“Kissing the Old Class Politics Goodbye”, International Labor and Working Class History, 67,
Roundtable Discussion on The Other Women's Movement: Workplace Justice and Social Rights in Modern America, Labor, 2:4, Winter 2005, pp. 43-62.
“A Tiger by the Toenail”: The 1970s Origins of the New Working Class Majority, Labor 2:3, Fall 2005, pp 103-114.
“When Feminism Had Class”, in "What's Class Got To Do With It?” American Society in the Twenty-first Century, ed. Michael Zweig (Ithaca: Cornell University Press, 2004), 23-34.
“Halving the Double Day”, “The Labor Origins of Work-Family Reform,” New Labor Forum 12 (Fall 2003): 63-72.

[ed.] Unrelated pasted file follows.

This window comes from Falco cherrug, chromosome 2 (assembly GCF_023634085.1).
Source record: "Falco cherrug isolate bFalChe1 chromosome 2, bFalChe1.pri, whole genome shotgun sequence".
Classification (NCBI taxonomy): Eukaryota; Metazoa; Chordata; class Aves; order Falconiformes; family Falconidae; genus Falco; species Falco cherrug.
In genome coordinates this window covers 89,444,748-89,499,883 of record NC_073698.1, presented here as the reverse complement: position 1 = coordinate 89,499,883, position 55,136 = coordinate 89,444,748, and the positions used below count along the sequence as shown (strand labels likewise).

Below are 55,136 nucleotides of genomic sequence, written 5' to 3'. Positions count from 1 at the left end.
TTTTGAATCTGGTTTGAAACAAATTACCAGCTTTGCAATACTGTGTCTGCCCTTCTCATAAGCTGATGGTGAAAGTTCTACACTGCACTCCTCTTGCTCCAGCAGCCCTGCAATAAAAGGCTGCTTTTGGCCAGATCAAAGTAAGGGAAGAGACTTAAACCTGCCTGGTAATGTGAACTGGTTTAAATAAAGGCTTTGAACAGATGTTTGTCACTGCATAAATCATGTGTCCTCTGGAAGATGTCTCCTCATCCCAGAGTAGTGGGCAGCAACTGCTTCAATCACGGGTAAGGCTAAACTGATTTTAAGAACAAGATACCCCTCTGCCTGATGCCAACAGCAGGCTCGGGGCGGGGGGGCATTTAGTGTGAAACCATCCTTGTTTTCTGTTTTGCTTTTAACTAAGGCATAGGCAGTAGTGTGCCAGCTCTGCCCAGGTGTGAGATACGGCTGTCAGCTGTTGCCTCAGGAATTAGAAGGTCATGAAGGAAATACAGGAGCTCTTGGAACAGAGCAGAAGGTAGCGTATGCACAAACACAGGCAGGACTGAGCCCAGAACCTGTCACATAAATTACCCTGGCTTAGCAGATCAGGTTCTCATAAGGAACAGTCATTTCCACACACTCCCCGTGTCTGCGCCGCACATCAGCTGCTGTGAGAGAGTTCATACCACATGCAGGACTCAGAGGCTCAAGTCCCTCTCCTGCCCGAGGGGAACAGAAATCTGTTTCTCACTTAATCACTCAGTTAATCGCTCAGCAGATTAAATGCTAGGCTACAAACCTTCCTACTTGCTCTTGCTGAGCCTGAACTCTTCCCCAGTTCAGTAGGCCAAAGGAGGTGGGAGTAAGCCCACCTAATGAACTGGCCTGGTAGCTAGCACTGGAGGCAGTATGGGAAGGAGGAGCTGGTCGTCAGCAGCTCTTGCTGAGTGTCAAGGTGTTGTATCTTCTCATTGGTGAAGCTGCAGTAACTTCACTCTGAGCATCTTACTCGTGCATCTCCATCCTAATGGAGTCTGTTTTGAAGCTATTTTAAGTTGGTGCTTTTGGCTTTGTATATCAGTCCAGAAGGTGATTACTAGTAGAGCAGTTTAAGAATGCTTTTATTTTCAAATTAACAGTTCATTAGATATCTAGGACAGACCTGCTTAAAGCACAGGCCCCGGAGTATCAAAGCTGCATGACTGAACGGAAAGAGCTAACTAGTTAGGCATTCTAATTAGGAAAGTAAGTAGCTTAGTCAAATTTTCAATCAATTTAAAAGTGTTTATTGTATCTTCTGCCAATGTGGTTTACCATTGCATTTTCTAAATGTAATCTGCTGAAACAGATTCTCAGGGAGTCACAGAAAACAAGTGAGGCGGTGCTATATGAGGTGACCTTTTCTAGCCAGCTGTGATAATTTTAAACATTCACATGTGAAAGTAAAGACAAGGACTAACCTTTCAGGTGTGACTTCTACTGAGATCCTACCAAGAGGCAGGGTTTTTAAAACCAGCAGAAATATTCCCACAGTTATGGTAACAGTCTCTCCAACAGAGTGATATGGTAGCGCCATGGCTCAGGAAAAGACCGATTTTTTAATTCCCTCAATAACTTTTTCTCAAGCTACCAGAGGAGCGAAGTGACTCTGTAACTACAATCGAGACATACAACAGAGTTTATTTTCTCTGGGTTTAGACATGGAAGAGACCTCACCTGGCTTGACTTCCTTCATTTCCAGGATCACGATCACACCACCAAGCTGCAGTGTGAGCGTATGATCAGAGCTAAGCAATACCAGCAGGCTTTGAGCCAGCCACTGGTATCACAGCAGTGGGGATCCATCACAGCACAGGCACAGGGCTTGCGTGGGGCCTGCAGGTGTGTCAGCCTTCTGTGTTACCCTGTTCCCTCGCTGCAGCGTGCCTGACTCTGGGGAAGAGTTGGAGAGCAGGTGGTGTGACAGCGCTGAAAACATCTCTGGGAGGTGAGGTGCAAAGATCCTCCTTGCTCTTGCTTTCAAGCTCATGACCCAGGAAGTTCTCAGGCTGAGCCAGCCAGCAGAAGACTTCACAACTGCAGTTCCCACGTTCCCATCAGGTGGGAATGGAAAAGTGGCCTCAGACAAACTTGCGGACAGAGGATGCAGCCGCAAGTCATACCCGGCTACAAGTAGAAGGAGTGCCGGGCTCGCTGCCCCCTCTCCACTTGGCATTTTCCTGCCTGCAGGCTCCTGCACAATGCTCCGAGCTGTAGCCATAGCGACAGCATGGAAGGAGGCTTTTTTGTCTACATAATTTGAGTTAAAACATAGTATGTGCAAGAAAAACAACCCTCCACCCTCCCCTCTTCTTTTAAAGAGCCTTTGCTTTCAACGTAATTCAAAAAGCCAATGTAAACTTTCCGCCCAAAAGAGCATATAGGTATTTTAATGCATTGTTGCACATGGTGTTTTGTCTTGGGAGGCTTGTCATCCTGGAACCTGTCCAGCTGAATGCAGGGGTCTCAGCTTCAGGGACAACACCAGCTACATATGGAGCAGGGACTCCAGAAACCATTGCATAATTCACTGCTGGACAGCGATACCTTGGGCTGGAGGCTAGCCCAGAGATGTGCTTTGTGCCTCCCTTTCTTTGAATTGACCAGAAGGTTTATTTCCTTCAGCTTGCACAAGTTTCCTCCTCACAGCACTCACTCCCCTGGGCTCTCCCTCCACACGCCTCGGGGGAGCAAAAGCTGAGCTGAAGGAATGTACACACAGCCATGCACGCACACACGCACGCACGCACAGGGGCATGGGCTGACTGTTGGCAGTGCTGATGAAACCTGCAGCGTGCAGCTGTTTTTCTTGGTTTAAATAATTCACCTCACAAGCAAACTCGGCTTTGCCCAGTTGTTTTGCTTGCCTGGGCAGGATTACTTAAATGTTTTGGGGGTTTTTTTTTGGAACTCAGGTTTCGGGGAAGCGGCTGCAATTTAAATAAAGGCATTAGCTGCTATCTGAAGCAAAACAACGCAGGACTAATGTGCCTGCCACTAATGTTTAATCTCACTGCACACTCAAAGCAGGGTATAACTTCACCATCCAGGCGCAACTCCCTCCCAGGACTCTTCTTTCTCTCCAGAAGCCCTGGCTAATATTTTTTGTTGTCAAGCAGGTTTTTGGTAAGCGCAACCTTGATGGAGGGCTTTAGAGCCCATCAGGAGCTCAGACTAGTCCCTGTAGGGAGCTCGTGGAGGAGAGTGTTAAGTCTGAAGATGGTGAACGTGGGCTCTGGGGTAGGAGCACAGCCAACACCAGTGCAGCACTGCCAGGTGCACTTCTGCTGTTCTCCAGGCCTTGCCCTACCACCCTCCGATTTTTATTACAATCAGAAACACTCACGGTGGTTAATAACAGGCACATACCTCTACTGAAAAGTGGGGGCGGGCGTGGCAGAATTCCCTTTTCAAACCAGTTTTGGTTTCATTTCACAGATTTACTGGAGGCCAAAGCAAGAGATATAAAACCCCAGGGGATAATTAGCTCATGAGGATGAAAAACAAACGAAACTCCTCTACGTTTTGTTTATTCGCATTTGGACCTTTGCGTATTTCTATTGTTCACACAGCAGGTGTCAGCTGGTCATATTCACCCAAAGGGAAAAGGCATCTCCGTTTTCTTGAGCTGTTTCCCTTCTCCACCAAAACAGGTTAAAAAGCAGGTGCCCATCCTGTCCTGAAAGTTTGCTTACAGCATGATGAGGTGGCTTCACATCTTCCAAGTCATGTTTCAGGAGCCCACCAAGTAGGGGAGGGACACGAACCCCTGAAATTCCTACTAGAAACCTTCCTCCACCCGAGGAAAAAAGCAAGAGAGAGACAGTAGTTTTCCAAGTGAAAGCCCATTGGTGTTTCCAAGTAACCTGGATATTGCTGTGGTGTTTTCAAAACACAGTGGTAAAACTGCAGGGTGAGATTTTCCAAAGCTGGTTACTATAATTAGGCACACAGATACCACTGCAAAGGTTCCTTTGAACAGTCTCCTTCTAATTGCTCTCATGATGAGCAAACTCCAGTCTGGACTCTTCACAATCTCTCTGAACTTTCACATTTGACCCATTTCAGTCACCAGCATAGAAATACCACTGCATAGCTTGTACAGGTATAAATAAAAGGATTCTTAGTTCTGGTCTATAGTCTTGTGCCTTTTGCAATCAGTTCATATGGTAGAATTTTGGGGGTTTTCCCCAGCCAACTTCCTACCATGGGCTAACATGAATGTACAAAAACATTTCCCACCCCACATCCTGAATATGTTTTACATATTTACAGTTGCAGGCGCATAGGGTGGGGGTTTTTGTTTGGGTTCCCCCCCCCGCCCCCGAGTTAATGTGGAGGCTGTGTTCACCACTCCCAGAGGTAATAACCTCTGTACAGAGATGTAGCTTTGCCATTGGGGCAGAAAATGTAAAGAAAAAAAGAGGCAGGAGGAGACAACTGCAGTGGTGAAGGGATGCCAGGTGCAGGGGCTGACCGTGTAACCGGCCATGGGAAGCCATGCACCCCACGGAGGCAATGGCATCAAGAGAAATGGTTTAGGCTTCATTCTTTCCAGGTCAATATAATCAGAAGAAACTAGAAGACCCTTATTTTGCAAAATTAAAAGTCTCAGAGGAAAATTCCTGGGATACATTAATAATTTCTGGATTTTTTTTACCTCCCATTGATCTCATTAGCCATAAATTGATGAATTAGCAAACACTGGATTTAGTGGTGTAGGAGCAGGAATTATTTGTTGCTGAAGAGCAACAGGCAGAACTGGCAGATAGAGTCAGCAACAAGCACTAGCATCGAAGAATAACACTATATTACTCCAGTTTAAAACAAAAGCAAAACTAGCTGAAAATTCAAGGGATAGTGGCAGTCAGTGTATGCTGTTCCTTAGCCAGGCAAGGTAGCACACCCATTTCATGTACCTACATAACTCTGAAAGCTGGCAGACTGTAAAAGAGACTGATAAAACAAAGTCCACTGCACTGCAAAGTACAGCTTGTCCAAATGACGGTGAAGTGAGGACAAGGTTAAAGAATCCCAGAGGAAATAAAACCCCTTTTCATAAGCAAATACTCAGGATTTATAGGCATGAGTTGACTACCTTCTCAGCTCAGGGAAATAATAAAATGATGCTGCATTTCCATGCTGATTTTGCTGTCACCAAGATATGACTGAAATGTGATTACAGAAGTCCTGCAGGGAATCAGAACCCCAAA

“'On the Edge of Equality’?: Working Women and the US Labour Movement” (with Monica Bielski Michal) in Gender, Diversity and Trade Unions: International Perspectives, ed. Fiona Colgan and Sue Ledwith. London: Routledge Press, 2002, pp. 232-256.
“Lost Ways of Unionism, Historical Perspectives on Reinventing the Labor Movement” in Rekindling the Movement, Labor's Quest for Relevance in the Twenty-First Century, ed. Lowell Turner, Harry Katz, and Rick Hurd. Ithaca: Cornell University Press, 2001, pp. 82-98.
“Historical Perspectives on Representing Nonstandard Workers.” (co-author Leah F. Vosko) in Nonstandard Work: The Nature and Challenges of Changing Employment Arrangements”, ed. Francoise Carre, Marianne Ferber, Lonnie Golden, and Steve Herzenberg. Ithaca: Cornell University Press, 2000, pp. 291-312.
“History, Women's Work, and The New Unionism” in "Thought & Action”, The NJEA Higher Education Journal, (1999), Vol. XV, No. 2.
“A Spontaneous Loss of Enthusiasm: Workplace Feminism and the Transformation of Women's Service Jobs in the 1970s.” International Labor and Working-Class History 56 (Fall 1999): 23-44.